To avoid accidental connection of 5V the VCC pin on the ISP header by default is disconnected. A jumper connection between the two adjacent pads must be made to connect the ISP VCC the VCC on the board. On some ISP programmers (such as the AVR MKII that I use) the VCC pin needs to be connected to initialise the programmer even though the programmer itself does not power the board. An easy way to power the board with 3.3V for programming is to connect it onto the Pi's GPIO taking care to align pin 1.
The stock RFM12Pi firmware can be downloaded in pre-compiled .hex form from github here. This pre-compiled .hex file contains both the optiboot bootloader and the modified RF12Demo Sketch.
The .hex can be flashed and the fuses set on the ATmega328 using the following avrdude command:
$ sudo avrdude -v -p atmega328p -c avrispmkII -P usb -e -Ulock:w:0x3F:m -Uefuse:w:0x05:m -Uhfuse:w:0xDE:m -Ulfuse:w:0xE2:m -U flash:w:Optiboot328_8mhz_RF12_Demo.hex -B 10
Alternatively you could flash the modified Optiboot bootloader then upload the RF12_Demo_atmega328.cpp.hex to RFM12Pi direct from the Pi, see instructions below for how to modify the OptiBoot bootloader and instructions above for how to upload direct from the Pi once the bootloader is in place.
Modified OptiBoot Bootloader
The ATmega328 on the RFM12Pi runs off the internal 8Mhz oscillator. This requires a special version of Optiboot optimised for 38.4kbps baud. The modified and compiled version can be downloaded from Martin's github.
The full guide of how to modify and re-compile Optboot is detailed on the Arduino forums here.
In order to compile Arduino sketches to work for this modified bootloder we need to add a new entry in arduino-1.0.2\hardware\arduino\boards.txt.
atmega328_384_8.name=ATmega328 Optiboot @ 38,400baud w/ 8MHz Int. RC Osc. atmega328_384_8.upload.protocol=arduino atmega328_384_8.upload.maximum_size=30720 atmega328_384_8.upload.speed=38400 atmega328_384_8.bootloader.low_fuses=0xE2 atmega328_384_8.bootloader.high_fuses=0xDE atmega328_384_8.bootloader.extended_fuses=0x05 atmega328_384_8.bootloader.path=optiboot atmega328_384_8.bootloader.file=optiboot_atmega328_384_8.hex atmega328_384_8.bootloader.unlock_bits=0x3F atmega328_384_8.bootloader.lock_bits=0x0F atmega328_384_8.build.mcu=atmega328p atmega328_384_8.build.f_cpu=8000000L atmega328_384_8.build.core=arduino atmega328_384_8.build.variant=standard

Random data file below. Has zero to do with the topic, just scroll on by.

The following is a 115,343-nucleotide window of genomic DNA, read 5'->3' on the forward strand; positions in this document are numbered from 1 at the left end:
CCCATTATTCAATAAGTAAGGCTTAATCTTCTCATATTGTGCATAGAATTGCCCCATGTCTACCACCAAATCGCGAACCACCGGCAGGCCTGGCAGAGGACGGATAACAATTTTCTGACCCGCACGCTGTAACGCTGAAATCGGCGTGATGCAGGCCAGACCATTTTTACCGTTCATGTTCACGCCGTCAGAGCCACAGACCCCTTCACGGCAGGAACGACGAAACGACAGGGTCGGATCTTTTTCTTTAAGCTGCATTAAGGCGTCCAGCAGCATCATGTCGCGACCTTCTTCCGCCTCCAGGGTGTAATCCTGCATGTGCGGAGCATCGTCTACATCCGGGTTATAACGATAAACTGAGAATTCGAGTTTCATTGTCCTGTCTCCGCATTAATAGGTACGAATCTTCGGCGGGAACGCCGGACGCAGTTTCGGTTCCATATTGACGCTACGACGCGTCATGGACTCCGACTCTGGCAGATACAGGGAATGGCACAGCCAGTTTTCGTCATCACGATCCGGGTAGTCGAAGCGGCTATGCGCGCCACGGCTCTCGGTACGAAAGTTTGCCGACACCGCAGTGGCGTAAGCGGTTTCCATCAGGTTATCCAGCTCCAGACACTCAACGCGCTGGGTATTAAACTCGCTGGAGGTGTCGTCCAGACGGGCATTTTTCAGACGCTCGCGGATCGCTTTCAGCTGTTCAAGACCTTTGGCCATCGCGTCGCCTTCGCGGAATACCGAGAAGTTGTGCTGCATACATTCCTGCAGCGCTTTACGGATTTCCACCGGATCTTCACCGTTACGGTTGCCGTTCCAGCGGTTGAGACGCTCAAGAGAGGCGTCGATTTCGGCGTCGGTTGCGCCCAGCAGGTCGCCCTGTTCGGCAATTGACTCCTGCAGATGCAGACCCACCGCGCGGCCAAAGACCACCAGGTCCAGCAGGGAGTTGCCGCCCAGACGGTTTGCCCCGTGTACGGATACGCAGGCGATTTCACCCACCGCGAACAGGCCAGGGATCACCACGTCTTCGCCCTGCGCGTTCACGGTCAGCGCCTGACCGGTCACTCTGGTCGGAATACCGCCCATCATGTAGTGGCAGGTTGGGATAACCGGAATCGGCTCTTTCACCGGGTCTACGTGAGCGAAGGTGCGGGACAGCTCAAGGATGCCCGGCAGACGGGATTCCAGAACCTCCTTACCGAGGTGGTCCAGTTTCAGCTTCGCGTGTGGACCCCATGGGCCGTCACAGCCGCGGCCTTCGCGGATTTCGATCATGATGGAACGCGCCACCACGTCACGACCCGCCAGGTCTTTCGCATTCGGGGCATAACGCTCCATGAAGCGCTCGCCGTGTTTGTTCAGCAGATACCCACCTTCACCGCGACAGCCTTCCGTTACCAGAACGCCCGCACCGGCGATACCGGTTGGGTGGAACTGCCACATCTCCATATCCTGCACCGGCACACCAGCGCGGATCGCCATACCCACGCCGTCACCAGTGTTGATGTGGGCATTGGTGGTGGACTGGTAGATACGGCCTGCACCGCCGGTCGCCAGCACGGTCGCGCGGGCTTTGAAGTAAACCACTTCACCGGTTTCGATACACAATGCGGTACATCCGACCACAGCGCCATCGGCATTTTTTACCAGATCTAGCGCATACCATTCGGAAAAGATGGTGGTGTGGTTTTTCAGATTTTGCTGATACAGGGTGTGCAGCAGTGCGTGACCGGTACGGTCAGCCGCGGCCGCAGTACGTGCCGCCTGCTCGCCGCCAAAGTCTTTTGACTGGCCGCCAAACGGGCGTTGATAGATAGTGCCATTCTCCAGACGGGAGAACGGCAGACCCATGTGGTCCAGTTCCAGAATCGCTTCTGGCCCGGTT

Now we just need to select board > ATmega328 Optiboot @ 38,400baud w/ 8MHz Int. RC Osc in Arduino IDE when compiling sketches.
Design Files & Referance
The board schematic, layout and firmware are available on Martin Harizanov's github
Hacks, Modifications & Extenstions
Controlling RF Plugs
Thanks to Paul Tanner the RFM12Pi V2 has successfully been used to control (switch on/off) KAKU mains plugs via wireless OOK protocol.
The KAKU protocol is built into the RF12 demo, however the default firmware (currently as of July 2013) on the RFM12Pi uses a cut down version of the RF12 demo. In order to use the full functionality of the RF12 demo including the OOK KAKU protocol the firmware on the ATmega328 needs to be upgraded. We have released a version of the full RF12 demo which as been slightly customised for the RF12Pi (baud rate, turn off bad packet reporting and "OK" printing). This firmware is available on github here.
The firmware can be updated direct from the pi by following the instructions above but specifying the Full_RF12demo_atmega328.cpp.hex in the avrdude commandline.
See the original forum thread with full upgrading instructions from Paul if your not running the pre-built emoncmspi SD card.